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Renewable and Sustainable Energy Reviews 51 (2015) 11911204

Contents lists available at ScienceDirect

Renewable and Sustainable Energy Reviews


journal homepage: www.elsevier.com/locate/rser

Review of solar drying systems with air based solar collectors


in Malaysia
Ahmad Fudholi a,n, Kamaruzzaman Sopian a, B. Bakhtyar b, Mohamed Gabbasa a,c,
Mohd Yusof Othman a, Mohd Hadz Ruslan a
a

Solar Energy Research Institute, Universiti Kebangsaan Malaysia, 43600 Bangi, Selangor, Malaysia
School of Economy, Finance and Banking (SEFB), College of Business (COB), University Utara Malaysia (UUM), Sintok, Kedah, Malaysia
c
Department of Chemical and Process Engineering, Faculty of Engineering, Universiti Kebangsaan Malaysia, 43600 Bangi, Selangor, Malaysia
b

art ic l e i nf o

a b s t r a c t

Article history:
Received 9 February 2014
Received in revised form
21 May 2015
Accepted 8 July 2015
Available online 28 July 2015

Solar drying systems (SDSs) are environment friendly and enhance energy conservation. Such systems
are a promising application of solar energy systems. SDS is an effective means of food preservation,
particularly for small groups of farmers and shers in Malaysia. Thus, these systems have been
developed for agricultural and marine products in this country. This review describes the design and
performance levels of different types of commercial-scale SDSs with air-based solar collectors
established in Malaysia. To this end, the performances of various such SDSs are summarized in detail.
Performance indices are presented as well, such as those for drying time, evaporative capacity, and
drying efciencies. Moreover, the SDSs are subject to energyexergyenvironmenteconomic analysis in
this review.
& 2015 Elsevier Ltd. All rights reserved.

Keywords:
Solar drying system
Energy analysis
Exergy analysis
Environment analysis
Economic analysis
Performances

Contents
1.
2.
3.

Introduction . . . . . . . . . . . . . . . . . . . . . . . . . . . . . . . . . . . . . . . . . . . . . . . . . . . . . . . . . . . . . . . . . . . . . . . . . . . . . . . . . . . . . . . . . . . . . . . . . . . . . . .
Prospect and status of SDS in Malaysia . . . . . . . . . . . . . . . . . . . . . . . . . . . . . . . . . . . . . . . . . . . . . . . . . . . . . . . . . . . . . . . . . . . . . . . . . . . . . . . . .
Performance and energyexergyenvironmenteconomic analysis of SDS . . . . . . . . . . . . . . . . . . . . . . . . . . . . . . . . . . . . . . . . . . . . . . . . . . . . .
3.1.
SDS performance . . . . . . . . . . . . . . . . . . . . . . . . . . . . . . . . . . . . . . . . . . . . . . . . . . . . . . . . . . . . . . . . . . . . . . . . . . . . . . . . . . . . . . . . . . . . .
3.2.
Energy analysis . . . . . . . . . . . . . . . . . . . . . . . . . . . . . . . . . . . . . . . . . . . . . . . . . . . . . . . . . . . . . . . . . . . . . . . . . . . . . . . . . . . . . . . . . . . . . .
3.3.
Exergy analysis . . . . . . . . . . . . . . . . . . . . . . . . . . . . . . . . . . . . . . . . . . . . . . . . . . . . . . . . . . . . . . . . . . . . . . . . . . . . . . . . . . . . . . . . . . . . . .
3.4.
Environmental analysis . . . . . . . . . . . . . . . . . . . . . . . . . . . . . . . . . . . . . . . . . . . . . . . . . . . . . . . . . . . . . . . . . . . . . . . . . . . . . . . . . . . . . . . .
3.5.
Economic analysis . . . . . . . . . . . . . . . . . . . . . . . . . . . . . . . . . . . . . . . . . . . . . . . . . . . . . . . . . . . . . . . . . . . . . . . . . . . . . . . . . . . . . . . . . . . .
4. Conclusion . . . . . . . . . . . . . . . . . . . . . . . . . . . . . . . . . . . . . . . . . . . . . . . . . . . . . . . . . . . . . . . . . . . . . . . . . . . . . . . . . . . . . . . . . . . . . . . . . . . . . . . .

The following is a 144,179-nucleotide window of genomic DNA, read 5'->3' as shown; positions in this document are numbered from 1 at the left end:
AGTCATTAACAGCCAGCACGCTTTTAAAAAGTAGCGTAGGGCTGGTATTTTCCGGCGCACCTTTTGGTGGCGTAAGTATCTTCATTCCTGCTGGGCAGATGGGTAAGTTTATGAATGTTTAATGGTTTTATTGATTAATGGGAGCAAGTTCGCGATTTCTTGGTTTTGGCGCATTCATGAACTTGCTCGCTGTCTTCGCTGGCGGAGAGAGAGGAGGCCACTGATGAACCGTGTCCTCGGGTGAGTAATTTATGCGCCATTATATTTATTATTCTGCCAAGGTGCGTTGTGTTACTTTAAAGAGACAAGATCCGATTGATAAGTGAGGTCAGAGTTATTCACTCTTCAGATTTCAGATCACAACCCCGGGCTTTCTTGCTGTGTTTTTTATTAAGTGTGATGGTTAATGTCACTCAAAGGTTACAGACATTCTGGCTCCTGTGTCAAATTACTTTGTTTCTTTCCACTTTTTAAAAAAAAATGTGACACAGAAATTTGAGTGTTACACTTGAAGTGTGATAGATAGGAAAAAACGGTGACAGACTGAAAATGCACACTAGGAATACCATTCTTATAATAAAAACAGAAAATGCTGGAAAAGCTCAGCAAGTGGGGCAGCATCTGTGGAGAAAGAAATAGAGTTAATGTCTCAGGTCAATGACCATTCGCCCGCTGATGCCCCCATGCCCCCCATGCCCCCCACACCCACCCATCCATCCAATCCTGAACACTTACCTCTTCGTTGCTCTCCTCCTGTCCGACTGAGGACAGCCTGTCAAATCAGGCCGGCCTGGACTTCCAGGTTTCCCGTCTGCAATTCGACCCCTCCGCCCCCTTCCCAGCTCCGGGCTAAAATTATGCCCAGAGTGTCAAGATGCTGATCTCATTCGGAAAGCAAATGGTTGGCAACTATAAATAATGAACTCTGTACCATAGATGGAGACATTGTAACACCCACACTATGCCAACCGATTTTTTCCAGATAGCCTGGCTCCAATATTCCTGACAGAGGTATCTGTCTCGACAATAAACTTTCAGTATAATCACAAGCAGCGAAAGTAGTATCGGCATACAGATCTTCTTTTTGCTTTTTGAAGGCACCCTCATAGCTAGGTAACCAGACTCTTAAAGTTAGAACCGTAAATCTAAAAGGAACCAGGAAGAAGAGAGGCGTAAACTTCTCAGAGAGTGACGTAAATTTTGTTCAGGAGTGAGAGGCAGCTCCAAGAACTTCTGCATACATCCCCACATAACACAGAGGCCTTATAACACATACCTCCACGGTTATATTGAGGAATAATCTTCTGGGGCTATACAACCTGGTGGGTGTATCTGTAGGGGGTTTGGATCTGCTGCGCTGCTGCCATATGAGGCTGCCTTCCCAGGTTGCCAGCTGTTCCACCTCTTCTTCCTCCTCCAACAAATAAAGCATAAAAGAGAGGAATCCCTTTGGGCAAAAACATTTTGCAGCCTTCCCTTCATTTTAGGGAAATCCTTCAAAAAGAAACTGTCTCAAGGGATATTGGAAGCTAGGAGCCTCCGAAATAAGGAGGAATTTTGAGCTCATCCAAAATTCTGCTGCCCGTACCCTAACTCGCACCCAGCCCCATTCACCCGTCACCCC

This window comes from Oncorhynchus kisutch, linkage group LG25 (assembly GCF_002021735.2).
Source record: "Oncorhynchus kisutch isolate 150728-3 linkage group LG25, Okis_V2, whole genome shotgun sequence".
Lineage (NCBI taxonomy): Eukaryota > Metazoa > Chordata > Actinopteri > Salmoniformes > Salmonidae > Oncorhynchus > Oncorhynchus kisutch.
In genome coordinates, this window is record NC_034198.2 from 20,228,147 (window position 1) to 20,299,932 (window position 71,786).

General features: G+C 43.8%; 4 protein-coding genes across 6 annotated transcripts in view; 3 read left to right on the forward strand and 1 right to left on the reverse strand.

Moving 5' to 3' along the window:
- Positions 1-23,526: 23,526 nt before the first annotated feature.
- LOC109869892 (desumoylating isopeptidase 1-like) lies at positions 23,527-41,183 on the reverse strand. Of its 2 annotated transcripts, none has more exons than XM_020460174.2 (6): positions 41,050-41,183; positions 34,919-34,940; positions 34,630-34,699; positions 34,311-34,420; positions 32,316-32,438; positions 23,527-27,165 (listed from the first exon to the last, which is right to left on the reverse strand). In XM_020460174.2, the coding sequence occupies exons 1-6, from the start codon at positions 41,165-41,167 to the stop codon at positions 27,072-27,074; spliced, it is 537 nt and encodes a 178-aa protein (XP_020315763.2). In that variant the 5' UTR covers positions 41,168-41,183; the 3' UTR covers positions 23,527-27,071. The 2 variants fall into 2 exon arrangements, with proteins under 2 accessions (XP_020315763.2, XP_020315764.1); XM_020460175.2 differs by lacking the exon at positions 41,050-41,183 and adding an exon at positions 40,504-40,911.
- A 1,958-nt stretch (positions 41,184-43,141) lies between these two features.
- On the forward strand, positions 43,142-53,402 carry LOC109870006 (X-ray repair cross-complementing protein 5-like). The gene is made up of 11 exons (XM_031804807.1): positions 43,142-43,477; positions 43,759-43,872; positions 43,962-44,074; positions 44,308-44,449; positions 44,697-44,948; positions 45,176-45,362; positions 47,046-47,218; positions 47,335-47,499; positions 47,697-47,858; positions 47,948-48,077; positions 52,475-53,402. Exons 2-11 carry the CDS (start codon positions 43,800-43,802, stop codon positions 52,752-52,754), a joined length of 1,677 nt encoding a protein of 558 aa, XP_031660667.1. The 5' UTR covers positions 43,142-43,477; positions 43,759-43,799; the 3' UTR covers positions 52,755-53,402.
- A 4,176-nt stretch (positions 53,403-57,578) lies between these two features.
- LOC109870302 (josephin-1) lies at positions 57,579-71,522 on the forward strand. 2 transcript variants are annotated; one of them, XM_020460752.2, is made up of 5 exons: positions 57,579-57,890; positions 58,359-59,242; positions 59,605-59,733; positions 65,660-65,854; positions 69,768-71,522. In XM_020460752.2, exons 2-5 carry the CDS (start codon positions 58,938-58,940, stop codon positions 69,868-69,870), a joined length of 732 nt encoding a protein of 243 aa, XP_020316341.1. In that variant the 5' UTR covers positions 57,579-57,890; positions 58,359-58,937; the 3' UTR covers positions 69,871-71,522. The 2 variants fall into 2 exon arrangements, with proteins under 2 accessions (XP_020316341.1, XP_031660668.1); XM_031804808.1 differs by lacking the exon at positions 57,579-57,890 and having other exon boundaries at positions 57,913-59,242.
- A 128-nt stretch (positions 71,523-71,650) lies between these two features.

Acknowledgements . . . . . . . . . . . . . . . . . . . . . . . . . . . . . . . . . . . . . . . . . . . . . . . . . . . . . . . . . . . . . . . . . . . . . . . . . . . . . . . . . . . . . . . . . . . . . . . . . . . . .
References . . . . . . . . . . . . . . . . . . . . . . . . . . . . . . . . . . . . . . . . . . . . . . . . . . . . . . . . . . . . . . . . . . . . . . . . . . . . . . . . . . . . . . . . . . . . . . . . . . . . . . . . . . . .

1. Introduction
Solar energy is an abundant permanent and environmentally
compatible energy source in the world. Conversion to clean energy
sources such as solar energy facilitates improvement in quality of
life throughout the planet not only for humans but also for ora

Corresponding author.
E-mail address: a.fudholi@gmail.com (A. Fudholi).

http://dx.doi.org/10.1016/j.rser.2015.07.026
1364-0321/& 2015 Elsevier Ltd. All rights reserved.

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and fauna. Most agricultural and marine products for storage must
rst be dried to preserve the quality of the nal products. The
majority of agricultural and marine products in Malaysia is subject
to open sun drying (OSD). This method requiring a large open
space; products are highly dependent on the availability of
sunshine and are susceptible to contamination with foreign
materials [1].
As an alternative to OSD, solar drying systems (SDSs) are an
attractive and promising application of solar energy systems. This
type of system is a renewable and environmentally friendly

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A. Fudholi et al. / Renewable and Sustainable Energy Reviews 51 (2015) 11911204

Nomenclature
Ac
AC
Bt
C
Ct
d
E
E
f
ho
hi
has
i
L
L
Mi
Mf
Mt
Mt dt
_
m

collector area (m2)


dryer cost
annual benet
specic heat of air (J/kg/1C)
annual cost
rate of interest
evaporative capacity (kg/h)
energy absorbed from the sun
rate of ination
absolute humidity of air leaving the drying chamber (%)
absolute humidity of air entering the drying chamber (%)
absolute humidity of air entering the dryer at the
point of adiabatic saturation (%)
discount rate
solar dryer life
latent heat of water vaporization at the exit air
temperature (kJ/kg)
initial moisture content fraction on wet basis (wb)